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Constantine and Religious Extremism

Hal. L. Drake

Wednesday, November 20, 2013 7:00 PM - 9:00 PM

For a good two centuries, Constantine scholarship has revolved around a single question: "Was he a sincere convert to Christianity?" Answers to this question have been based on the assumption that commitment to Christianity is best demonstrated by a display of intolerance to other forms of belief. The aim of this lecture is to turn study of Constantine away from what has been basically a theological approach and apply of the tools of public policy analysis to the study of his reign.

H. A. Drake is Research Professor of History at the University of California, Santa Barbara, where he specializes in social and political issues related to the Christianization of the Roman Empire in late antiquity. Drake's writings include studies of political theology and religious violence. He has held fellowships from the National Endowment for the Humanities, the Institute for Advanced Study in Princeton, and the Annenberg Research Institute. He is the author of Constantine and the Bishops: The Politics of Intolerance (Hopkins, 2000) and The Orations of Constantine and Eusebius, Eusebius’ Werke 1:2 (GCS, forthcoming).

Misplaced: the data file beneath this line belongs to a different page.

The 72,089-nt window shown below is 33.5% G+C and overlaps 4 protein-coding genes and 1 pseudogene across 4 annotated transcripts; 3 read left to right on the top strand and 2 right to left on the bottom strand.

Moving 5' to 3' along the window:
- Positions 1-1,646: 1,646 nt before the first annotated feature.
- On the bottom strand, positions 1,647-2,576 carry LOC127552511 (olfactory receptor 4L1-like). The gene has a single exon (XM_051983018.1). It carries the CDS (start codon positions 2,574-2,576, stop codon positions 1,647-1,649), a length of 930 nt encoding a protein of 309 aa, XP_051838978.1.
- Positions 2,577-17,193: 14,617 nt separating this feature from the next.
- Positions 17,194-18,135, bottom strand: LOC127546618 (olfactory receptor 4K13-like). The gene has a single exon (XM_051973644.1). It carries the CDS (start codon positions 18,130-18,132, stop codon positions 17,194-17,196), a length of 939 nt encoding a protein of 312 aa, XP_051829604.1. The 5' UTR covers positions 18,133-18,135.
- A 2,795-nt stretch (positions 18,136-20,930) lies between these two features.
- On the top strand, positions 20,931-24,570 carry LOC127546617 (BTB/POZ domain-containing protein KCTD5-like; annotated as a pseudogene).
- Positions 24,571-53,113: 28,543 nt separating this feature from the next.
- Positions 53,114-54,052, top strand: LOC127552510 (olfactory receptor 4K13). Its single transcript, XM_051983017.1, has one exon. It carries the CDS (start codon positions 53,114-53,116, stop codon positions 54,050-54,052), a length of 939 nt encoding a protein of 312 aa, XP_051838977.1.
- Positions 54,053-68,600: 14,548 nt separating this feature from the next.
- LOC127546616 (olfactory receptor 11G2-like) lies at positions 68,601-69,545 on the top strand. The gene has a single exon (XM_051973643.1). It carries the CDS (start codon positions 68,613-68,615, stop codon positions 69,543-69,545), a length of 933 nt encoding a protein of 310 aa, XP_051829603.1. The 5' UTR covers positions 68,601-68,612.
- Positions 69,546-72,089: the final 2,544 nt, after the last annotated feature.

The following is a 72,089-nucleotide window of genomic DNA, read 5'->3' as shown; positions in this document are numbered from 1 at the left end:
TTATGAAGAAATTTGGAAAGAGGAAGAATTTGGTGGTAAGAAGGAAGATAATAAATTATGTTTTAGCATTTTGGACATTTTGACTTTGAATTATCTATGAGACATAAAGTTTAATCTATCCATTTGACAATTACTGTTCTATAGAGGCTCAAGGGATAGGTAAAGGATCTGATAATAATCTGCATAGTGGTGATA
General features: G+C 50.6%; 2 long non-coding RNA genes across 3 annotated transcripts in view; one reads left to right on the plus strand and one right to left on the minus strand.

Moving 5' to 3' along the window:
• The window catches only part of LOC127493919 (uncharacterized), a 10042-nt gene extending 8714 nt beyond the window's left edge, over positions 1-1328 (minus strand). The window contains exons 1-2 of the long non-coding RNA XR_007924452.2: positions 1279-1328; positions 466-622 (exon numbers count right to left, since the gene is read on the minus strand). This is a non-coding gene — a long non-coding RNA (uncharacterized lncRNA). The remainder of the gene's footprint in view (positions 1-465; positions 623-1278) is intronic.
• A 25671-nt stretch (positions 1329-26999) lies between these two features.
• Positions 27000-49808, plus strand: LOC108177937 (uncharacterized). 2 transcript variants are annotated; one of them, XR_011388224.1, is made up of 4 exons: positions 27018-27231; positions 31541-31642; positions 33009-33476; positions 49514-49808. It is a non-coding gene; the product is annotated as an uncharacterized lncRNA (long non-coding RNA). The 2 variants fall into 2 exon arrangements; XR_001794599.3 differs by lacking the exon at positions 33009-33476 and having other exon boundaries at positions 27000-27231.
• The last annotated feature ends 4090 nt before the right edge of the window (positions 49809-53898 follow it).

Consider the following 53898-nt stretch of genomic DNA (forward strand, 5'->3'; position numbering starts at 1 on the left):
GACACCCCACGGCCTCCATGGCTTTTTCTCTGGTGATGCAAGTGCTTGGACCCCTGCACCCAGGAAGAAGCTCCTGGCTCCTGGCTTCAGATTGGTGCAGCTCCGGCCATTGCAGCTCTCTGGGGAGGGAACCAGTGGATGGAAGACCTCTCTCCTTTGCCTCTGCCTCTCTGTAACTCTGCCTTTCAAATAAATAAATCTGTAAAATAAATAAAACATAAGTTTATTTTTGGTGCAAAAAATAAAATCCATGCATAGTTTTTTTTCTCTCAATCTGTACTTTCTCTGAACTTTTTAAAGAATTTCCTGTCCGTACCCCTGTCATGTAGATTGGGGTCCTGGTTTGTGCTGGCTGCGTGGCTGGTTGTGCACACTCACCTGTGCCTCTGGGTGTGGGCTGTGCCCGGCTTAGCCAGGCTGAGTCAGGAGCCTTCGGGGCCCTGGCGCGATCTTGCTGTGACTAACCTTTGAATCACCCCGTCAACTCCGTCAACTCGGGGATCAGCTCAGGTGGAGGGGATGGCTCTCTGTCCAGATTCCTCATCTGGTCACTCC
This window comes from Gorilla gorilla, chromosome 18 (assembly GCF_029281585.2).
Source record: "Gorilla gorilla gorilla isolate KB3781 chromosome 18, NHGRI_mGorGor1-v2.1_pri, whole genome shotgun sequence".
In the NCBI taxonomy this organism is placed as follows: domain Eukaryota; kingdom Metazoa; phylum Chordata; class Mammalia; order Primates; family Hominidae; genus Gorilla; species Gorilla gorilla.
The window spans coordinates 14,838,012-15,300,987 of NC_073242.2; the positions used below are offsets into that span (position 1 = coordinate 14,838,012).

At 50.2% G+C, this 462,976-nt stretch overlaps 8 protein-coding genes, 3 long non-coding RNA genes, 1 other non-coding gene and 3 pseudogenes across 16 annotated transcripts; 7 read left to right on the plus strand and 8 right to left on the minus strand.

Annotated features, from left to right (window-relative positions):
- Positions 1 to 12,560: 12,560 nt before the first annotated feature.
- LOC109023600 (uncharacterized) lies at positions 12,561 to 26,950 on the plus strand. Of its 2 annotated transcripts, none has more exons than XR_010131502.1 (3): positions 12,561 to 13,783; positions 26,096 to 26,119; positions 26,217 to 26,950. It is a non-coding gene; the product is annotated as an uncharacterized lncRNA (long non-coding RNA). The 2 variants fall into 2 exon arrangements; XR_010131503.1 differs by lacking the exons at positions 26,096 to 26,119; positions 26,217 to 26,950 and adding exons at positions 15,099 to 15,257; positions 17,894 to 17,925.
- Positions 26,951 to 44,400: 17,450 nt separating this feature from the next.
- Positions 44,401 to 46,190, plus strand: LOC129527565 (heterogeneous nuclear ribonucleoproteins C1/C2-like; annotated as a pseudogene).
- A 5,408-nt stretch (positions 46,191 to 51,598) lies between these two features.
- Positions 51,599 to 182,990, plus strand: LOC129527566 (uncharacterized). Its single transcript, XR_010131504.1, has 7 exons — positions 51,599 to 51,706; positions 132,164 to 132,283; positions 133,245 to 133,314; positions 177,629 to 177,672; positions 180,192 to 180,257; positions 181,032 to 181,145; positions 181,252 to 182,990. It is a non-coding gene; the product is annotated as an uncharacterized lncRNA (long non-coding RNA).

Milam Auditorium (campus map)
Corvallis
OR
Free
Robert Peckyno
541-737-8560
robert.peckyno at oregonstate.edu
School of History, Philosophy, and Religion
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